I argue that having a theory of mind requires having at least implicit knowledge of the norms of the community, and that an implicit understanding of the normative is what drives the development of a theory of mind. This conclusion is defended by two arguments. First I argue that a theory of mind likely did not develop in order to predict behavior, because before individuals can use propositional attitudes to predict behavior, they have to be able to use them in explanations of behavior. Rather, I suggest that the need to explain behavior in terms of reasons is the primary function of a theory of mind. I further argue that in order to be motivated to offer explanations of behavior, one must have at least an implicit understanding of appropriate behavior, which implies at least an implicit understanding of norms. The second argument looks at three cases of nonhuman animal societies that appear to operate within a system of norms. While there is no evidence that any species other than humans have a theory of mind, there is evidence that other species have sensitivity to the normative. Finally, I propose an explanation for the priority of norms over a theory of mind: given an understanding of norms in a society, and the ability to recognize and sanction violations, there developed a need to understand actions that violated the norms, and such explanations could only be given in terms of a person’s reasons. There is a significant benefit to being able to explain behavior that violates norms, because explanations of the right sort can also serve to justify behavior.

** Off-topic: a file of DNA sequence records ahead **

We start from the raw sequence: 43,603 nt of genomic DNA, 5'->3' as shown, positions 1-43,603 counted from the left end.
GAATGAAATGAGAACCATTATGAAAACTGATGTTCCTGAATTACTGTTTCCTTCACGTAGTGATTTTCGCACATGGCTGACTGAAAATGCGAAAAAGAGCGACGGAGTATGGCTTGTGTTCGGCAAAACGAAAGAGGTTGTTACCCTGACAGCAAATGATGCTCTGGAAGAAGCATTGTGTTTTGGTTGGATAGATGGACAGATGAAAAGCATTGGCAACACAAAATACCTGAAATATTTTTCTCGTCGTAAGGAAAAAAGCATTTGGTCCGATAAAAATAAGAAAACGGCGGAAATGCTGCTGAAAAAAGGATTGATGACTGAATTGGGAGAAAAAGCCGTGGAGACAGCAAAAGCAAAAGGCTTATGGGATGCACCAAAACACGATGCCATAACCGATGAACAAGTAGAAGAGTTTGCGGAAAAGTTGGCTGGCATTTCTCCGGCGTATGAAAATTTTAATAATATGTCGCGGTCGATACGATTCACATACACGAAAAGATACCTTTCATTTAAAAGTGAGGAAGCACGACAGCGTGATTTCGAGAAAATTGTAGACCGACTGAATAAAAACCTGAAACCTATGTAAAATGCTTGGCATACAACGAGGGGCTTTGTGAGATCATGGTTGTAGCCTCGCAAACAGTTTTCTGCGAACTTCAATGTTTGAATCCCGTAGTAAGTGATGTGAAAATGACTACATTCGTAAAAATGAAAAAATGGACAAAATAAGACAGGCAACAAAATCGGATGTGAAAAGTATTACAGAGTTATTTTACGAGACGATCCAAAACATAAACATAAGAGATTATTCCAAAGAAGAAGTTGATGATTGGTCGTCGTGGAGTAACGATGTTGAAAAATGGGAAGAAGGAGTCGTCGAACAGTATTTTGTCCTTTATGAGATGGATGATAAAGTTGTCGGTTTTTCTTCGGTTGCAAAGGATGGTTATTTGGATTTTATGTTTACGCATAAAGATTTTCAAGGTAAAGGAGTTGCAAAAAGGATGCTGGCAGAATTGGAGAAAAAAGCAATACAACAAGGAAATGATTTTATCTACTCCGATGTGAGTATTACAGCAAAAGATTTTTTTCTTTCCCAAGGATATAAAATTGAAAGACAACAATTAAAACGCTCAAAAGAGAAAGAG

Andrews, K. (2009). Understanding norms without a theory of mind. Inquiry, 52(5), 433-448.